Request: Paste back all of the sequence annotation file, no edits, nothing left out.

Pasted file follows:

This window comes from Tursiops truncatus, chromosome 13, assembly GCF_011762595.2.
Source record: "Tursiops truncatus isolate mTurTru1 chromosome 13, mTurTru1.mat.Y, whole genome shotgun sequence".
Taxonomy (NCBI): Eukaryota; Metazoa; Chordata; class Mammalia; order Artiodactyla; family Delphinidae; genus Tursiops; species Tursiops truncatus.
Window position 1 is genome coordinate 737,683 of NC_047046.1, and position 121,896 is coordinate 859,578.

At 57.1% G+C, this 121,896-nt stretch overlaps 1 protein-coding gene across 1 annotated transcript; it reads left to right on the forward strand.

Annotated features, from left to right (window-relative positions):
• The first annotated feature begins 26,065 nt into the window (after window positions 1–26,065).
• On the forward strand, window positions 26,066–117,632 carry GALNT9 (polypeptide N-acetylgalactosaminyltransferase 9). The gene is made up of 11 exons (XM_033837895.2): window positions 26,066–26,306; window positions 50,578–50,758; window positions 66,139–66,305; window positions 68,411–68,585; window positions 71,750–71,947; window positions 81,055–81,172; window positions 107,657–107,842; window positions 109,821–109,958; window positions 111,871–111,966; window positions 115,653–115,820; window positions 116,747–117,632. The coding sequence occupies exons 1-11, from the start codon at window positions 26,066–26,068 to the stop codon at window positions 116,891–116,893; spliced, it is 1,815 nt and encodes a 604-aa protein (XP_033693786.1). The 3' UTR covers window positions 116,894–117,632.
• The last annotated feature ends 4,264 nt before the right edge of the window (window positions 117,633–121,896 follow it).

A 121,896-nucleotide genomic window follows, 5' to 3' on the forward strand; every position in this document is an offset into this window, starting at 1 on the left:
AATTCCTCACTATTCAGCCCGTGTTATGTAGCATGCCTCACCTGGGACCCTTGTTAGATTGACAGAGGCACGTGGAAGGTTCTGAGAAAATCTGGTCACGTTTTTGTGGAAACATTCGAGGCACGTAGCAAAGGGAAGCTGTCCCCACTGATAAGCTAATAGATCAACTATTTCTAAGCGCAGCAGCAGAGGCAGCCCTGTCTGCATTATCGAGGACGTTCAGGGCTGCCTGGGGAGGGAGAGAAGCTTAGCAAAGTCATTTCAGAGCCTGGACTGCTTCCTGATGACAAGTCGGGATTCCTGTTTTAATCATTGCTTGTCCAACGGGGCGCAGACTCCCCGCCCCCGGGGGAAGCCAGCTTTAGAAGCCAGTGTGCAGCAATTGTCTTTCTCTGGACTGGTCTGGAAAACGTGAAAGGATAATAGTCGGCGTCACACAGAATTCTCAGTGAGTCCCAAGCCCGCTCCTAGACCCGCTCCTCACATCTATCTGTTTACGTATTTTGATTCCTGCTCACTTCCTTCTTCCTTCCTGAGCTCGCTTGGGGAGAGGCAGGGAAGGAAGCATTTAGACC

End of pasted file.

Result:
This window comes from Tursiops truncatus, chromosome 13, assembly GCF_011762595.2.
Source record: "Tursiops truncatus isolate mTurTru1 chromosome 13, mTurTru1.mat.Y, whole genome shotgun sequence".
Taxonomy (NCBI): Eukaryota; Metazoa; Chordata; class Mammalia; order Artiodactyla; family Delphinidae; genus Tursiops; species Tursiops truncatus.
Window position 1 is genome coordinate 737,683 of NC_047046.1, and position 121,896 is coordinate 859,578.

At 57.1% G+C, this 121,896-nt stretch overlaps 1 protein-coding gene across 1 annotated transcript; it reads left to right on the forward strand.

Annotated features, from left to right (window-relative positions):
• The first annotated feature begins 26,065 nt into the window (after window positions 1–26,065).
• On the forward strand, window positions 26,066–117,632 carry GALNT9 (polypeptide N-acetylgalactosaminyltransferase 9). The gene is made up of 11 exons (XM_033837895.2): window positions 26,066–26,306; window positions 50,578–50,758; window positions 66,139–66,305; window positions 68,411–68,585; window positions 71,750–71,947; window positions 81,055–81,172; window positions 107,657–107,842; window positions 109,821–109,958; window positions 111,871–111,966; window positions 115,653–115,820; window positions 116,747–117,632. The coding sequence occupies exons 1-11, from the start codon at window positions 26,066–26,068 to the stop codon at window positions 116,891–116,893; spliced, it is 1,815 nt and encodes a 604-aa protein (XP_033693786.1). The 3' UTR covers window positions 116,894–117,632.
• The last annotated feature ends 4,264 nt before the right edge of the window (window positions 117,633–121,896 follow it).

A 121,896-nucleotide genomic window follows, 5' to 3' on the forward strand; every position in this document is an offset into this window, starting at 1 on the left:
AATTCCTCACTATTCAGCCCGTGTTATGTAGCATGCCTCACCTGGGACCCTTGTTAGATTGACAGAGGCACGTGGAAGGTTCTGAGAAAATCTGGTCACGTTTTTGTGGAAACATTCGAGGCACGTAGCAAAGGGAAGCTGTCCCCACTGATAAGCTAATAGATCAACTATTTCTAAGCGCAGCAGCAGAGGCAGCCCTGTCTGCATTATCGAGGACGTTCAGGGCTGCCTGGGGAGGGAGAGAAGCTTAGCAAAGTCATTTCAGAGCCTGGACTGCTTCCTGATGACAAGTCGGGATTCCTGTTTTAATCATTGCTTGTCCAACGGGGCGCAGACTCCCCGCCCCCGGGGGAAGCCAGCTTTAGAAGCCAGTGTGCAGCAATTGTCTTTCTCTGGACTGGTCTGGAAAACGTGAAAGGATAATAGTCGGCGTCACACAGAATTCTCAGTGAGTCCCAAGCCCGCTCCTAGACCCGCTCCTCACATCTATCTGTTTACGTATTTTGATTCCTGCTCACTTCCTTCTTCCTTCCTGAGCTCGCTTGGGGAGAGGCAGGGAAGGAAGCATTTAGACC